According to Soona Samsami, Representative for the NCRI-US, while the Iranian regime attempts to display itself in a position of strength on the 40th Anniversary of its rise to power, in reality it is at its weakest point in history.

40 years after the fall of monarchic dictatorship, the NCRI, the regime’s main opposition, believes that the prospects of change are shining brighter than ever before. Samsami examined the current situation, including major crises that the regime is facing, and struck a note of optimism about prospects for democratic change in Iran.

“The Iranian people are calling for the establishment of a republic, based on democracy and separation of religion and state,” she said. “In contrast to the regime’s attempts to paint a picture of strength on its 40th year in power, in reality it is at its weakest point in history.” Corruption, embezzlement by officials, poverty-stricken Iranians, the national currency’s spiraling value, and the unprecedented decline in citizens’ purchasing power were some of the indicators she cited of a failing theocracy.

On February 11, 1979, “the Iranian people toppled the Shah’s dictatorship known for his notorious secret police, SAVAK, the infamous Evin prison, and the lavish spending of his corrupt regime,” said Samsami. Shortly after, however, Ruhollah Khomeini denied the Iranian people the democratic and representative government that they so desperately sought, and imposed a religious dictatorship.

A video compilation of scenes of massive protests in 2018 and 2019, which encompassed more than 160 cities and towns in all of 31 provinces in Iran, was shown to the panel.

Former State Department official and ambassador to Bahrain, Adam Ereli , stated, ”Looking back on forty years of revolution: Yes, the mullahs are still there, but so is the MEK,” said the ambassador, referring to the main opposition Mujahedin-e Khalq (MEK).

He added that the fact that the regime’s senior officials, including Supreme Leader Khamenei, IRGC commanders, and Iranian President Rouhani, continue to slander the MEK “validates and substantiates the impact that this organization has had and continues to have.” Ereli said, “From the American side, I would simply argue that you’ve got a very capable opposition,” and, “the best thing the U.S. can do is to just stop appeasing the current regime.”

Ali Safavi of the NCRI’s Foreign Affairs Committee described as “the ineffectual Western policy” over the past four decades, saying, “Everything [in the West’s policy] begins with the regime and ends with it. Lost in this approach have been the Iranian people.” Western outlook amounted to a “policy of appeasement” that has actually “helped prolong the mullahs’ rule,” he added. “The right policy is to recognize the rights of the Iranian people and the organized opposition to overthrow this regime. Unlike Syria and other countries suffering from dictatorships, Iran has a historic, real and viable alternative,” Safavi said.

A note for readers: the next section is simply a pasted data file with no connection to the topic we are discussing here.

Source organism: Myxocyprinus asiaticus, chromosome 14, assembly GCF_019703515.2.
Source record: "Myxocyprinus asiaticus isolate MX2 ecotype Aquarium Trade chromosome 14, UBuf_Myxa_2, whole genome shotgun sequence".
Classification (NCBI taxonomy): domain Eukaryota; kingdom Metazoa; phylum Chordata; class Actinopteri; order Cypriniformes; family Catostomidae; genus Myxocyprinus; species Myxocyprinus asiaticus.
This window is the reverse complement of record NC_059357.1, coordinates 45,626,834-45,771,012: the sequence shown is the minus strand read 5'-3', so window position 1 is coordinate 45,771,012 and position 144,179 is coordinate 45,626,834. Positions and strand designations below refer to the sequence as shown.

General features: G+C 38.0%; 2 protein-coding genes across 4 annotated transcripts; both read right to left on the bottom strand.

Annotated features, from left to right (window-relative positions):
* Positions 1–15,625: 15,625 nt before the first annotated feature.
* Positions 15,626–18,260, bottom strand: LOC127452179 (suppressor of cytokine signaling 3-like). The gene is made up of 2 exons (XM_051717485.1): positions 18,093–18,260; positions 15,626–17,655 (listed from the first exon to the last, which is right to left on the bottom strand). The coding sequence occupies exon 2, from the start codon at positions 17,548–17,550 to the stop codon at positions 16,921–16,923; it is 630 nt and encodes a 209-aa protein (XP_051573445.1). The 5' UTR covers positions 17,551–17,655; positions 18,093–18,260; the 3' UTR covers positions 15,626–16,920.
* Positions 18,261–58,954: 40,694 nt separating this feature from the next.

On at least four occasions in 2018, Khamenei personally and publicly named the MEK for organizing large-scale protests. Rouhani has also blamed the MEK for organizing public protests. He also appealed to the French president to curtail their activities in Paris.

The regime has launched an extensive propaganda campaign against the MEK. Movies, drama series, and documentaries have been produced by the state to demonize the MEK’s image. “In 2018 alone, 18 major books were published by the regime against the MEK, bringing the total over the past few years to 519,” said Samsami.

The NCRI, formed in Tehran in 1981, can be described as a parliament-in-exile. It boasts hundreds of democracy advocates as members, half of whom are women, including athletes, politicians, musicians, economists and well-known personalities. The MEK is part of the broader coalition of NCRI.

Samsami explains, “The NCRI’s President-elect, Maryam Rajavi, represents the demands and aspirations of the Iranian people and protestors in recent years. Units of Resistance posted her pictures in major highways and street corners.” She adds, “Mrs. Rajavi’s 10-point plan for Iran’s future includes policy formulations like: separation of church and state; abolition of the death penalty; universal suffrage and elections; gender equality; peace and co-existence with neighbors; and freedom of the press and speech.”

According to Samsami, “Recognition of the NCRI as the sole democratic alternative to the terrorist religious dictatorship in Iran is the imperative to rectifying and ending the disastrous policy of appeasement over the past four decades.”